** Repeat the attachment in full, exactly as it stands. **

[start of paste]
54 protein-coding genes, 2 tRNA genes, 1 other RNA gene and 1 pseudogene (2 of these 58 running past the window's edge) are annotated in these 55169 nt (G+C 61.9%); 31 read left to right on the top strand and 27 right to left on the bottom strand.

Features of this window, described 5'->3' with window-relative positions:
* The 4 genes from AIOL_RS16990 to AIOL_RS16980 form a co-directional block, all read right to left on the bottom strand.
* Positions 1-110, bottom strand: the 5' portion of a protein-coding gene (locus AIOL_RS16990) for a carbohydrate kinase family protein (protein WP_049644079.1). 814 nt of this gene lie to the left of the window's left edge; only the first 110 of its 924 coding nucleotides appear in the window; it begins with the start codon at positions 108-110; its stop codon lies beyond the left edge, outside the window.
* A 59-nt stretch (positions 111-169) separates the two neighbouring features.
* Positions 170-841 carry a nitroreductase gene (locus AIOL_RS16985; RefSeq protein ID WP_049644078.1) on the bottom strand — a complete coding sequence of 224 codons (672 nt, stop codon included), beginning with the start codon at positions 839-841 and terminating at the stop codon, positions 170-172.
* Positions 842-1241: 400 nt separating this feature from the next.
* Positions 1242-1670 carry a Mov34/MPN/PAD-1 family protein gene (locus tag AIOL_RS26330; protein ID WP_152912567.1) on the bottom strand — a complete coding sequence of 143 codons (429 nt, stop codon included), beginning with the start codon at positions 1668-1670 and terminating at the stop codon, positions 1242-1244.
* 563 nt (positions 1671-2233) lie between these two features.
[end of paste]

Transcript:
54 protein-coding genes, 2 tRNA genes, 1 other RNA gene and 1 pseudogene (2 of these 58 running past the window's edge) are annotated in these 55169 nt (G+C 61.9%); 31 read left to right on the top strand and 27 right to left on the bottom strand.

Features of this window, described 5'->3' with window-relative positions:
* The 4 genes from AIOL_RS16990 to AIOL_RS16980 form a co-directional block, all read right to left on the bottom strand.
* Positions 1-110, bottom strand: the 5' portion of a protein-coding gene (locus AIOL_RS16990) for a carbohydrate kinase family protein (protein WP_049644079.1). 814 nt of this gene lie to the left of the window's left edge; only the first 110 of its 924 coding nucleotides appear in the window; it begins with the start codon at positions 108-110; its stop codon lies beyond the left edge, outside the window.
* A 59-nt stretch (positions 111-169) separates the two neighbouring features.
* Positions 170-841 carry a nitroreductase gene (locus AIOL_RS16985; RefSeq protein ID WP_049644078.1) on the bottom strand — a complete coding sequence of 224 codons (672 nt, stop codon included), beginning with the start codon at positions 839-841 and terminating at the stop codon, positions 170-172.
* Positions 842-1241: 400 nt separating this feature from the next.
* Positions 1242-1670 carry a Mov34/MPN/PAD-1 family protein gene (locus tag AIOL_RS26330; protein ID WP_152912567.1) on the bottom strand — a complete coding sequence of 143 codons (429 nt, stop codon included), beginning with the start codon at positions 1668-1670 and terminating at the stop codon, positions 1242-1244.
* 563 nt (positions 1671-2233) lie between these two features.